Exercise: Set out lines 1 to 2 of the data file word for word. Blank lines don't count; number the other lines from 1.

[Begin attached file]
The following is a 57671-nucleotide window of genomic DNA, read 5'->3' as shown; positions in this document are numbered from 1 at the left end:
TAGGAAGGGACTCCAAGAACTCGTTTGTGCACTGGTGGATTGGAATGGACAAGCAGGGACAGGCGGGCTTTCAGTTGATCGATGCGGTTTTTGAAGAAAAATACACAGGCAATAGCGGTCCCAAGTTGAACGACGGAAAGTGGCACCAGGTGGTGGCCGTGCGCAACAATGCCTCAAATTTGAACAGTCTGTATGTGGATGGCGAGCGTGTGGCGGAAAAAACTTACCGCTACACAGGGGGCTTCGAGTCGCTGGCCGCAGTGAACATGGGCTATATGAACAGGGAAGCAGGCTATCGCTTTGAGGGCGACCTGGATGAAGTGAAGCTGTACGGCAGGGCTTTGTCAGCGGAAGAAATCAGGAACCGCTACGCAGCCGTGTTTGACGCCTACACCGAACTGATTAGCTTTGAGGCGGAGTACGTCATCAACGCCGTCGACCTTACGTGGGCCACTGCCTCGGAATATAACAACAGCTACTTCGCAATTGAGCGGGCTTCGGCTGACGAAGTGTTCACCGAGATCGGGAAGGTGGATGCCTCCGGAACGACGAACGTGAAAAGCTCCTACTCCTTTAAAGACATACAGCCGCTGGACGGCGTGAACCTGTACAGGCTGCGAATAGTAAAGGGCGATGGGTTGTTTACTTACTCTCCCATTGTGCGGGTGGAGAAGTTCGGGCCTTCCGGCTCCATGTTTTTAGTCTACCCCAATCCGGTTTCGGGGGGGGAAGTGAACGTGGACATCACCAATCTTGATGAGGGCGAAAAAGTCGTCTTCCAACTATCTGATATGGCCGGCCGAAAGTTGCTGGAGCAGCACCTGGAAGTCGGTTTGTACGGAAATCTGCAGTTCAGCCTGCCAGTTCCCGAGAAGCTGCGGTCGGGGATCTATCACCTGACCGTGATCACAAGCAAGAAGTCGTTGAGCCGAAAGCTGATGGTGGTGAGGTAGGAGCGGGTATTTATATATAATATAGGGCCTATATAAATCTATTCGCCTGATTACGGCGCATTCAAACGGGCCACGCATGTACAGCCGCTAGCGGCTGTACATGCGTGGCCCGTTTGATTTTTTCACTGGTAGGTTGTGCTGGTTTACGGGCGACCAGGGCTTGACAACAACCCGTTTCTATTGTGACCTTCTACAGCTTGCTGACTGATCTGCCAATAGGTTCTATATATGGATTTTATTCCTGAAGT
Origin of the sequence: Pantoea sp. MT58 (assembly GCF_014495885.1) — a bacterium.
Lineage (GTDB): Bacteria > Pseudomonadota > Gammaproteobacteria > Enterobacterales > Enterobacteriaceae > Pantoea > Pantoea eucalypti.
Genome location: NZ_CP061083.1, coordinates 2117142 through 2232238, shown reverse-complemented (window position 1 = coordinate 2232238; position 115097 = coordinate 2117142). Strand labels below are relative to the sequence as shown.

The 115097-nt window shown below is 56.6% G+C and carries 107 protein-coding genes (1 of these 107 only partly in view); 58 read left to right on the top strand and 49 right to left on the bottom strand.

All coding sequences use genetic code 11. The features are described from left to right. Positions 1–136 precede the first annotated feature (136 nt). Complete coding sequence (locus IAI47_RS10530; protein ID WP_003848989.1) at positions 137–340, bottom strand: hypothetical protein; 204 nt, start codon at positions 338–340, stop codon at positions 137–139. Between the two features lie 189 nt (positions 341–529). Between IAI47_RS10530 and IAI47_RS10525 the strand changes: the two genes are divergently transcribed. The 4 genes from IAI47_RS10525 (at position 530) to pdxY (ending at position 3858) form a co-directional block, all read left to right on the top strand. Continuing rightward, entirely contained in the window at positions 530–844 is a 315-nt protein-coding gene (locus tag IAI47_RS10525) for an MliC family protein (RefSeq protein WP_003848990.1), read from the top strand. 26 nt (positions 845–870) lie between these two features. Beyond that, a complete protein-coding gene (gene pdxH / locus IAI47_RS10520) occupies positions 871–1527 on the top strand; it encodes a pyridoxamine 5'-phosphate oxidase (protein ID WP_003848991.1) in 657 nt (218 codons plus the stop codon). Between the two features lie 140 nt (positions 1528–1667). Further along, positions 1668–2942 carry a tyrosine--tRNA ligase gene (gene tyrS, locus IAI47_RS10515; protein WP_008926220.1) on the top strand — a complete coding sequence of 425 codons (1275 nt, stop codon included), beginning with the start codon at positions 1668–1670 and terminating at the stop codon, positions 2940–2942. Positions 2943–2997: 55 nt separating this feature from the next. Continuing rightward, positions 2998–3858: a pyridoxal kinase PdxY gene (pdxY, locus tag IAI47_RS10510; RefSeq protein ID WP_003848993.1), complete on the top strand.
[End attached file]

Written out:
The following is a 57671-nucleotide window of genomic DNA, read 5'->3' as shown; positions in this document are numbered from 1 at the left end:
TAGGAAGGGACTCCAAGAACTCGTTTGTGCACTGGTGGATTGGAATGGACAAGCAGGGACAGGCGGGCTTTCAGTTGATCGATGCGGTTTTTGAAGAAAAATACACAGGCAATAGCGGTCCCAAGTTGAACGACGGAAAGTGGCACCAGGTGGTGGCCGTGCGCAACAATGCCTCAAATTTGAACAGTCTGTATGTGGATGGCGAGCGTGTGGCGGAAAAAACTTACCGCTACACAGGGGGCTTCGAGTCGCTGGCCGCAGTGAACATGGGCTATATGAACAGGGAAGCAGGCTATCGCTTTGAGGGCGACCTGGATGAAGTGAAGCTGTACGGCAGGGCTTTGTCAGCGGAAGAAATCAGGAACCGCTACGCAGCCGTGTTTGACGCCTACACCGAACTGATTAGCTTTGAGGCGGAGTACGTCATCAACGCCGTCGACCTTACGTGGGCCACTGCCTCGGAATATAACAACAGCTACTTCGCAATTGAGCGGGCTTCGGCTGACGAAGTGTTCACCGAGATCGGGAAGGTGGATGCCTCCGGAACGACGAACGTGAAAAGCTCCTACTCCTTTAAAGACATACAGCCGCTGGACGGCGTGAACCTGTACAGGCTGCGAATAGTAAAGGGCGATGGGTTGTTTACTTACTCTCCCATTGTGCGGGTGGAGAAGTTCGGGCCTTCCGGCTCCATGTTTTTAGTCTACCCCAATCCGGTTTCGGGGGGGGAAGTGAACGTGGACATCACCAATCTTGATGAGGGCGAAAAAGTCGTCTTCCAACTATCTGATATGGCCGGCCGAAAGTTGCTGGAGCAGCACCTGGAAGTCGGTTTGTACGGAAATCTGCAGTTCAGCCTGCCAGTTCCCGAGAAGCTGCGGTCGGGGATCTATCACCTGACCGTGATCACAAGCAAGAAGTCGTTGAGCCGAAAGCTGATGGTGGTGAGGTAGGAGCGGGTATTTATATATAATATAGGGCCTATATAAATCTATTCGCCTGATTACGGCGCATTCAAACGGGCCACGCATGTACAGCCGCTAGCGGCTGTACATGCGTGGCCCGTTTGATTTTTTCACTGGTAGGTTGTGCTGGTTTACGGGCGACCAGGGCTTGACAACAACCCGTTTCTATTGTGACCTTCTACAGCTTGCTGACTGATCTGCCAATAGGTTCTATATATGGATTTTATTCCTGAAGT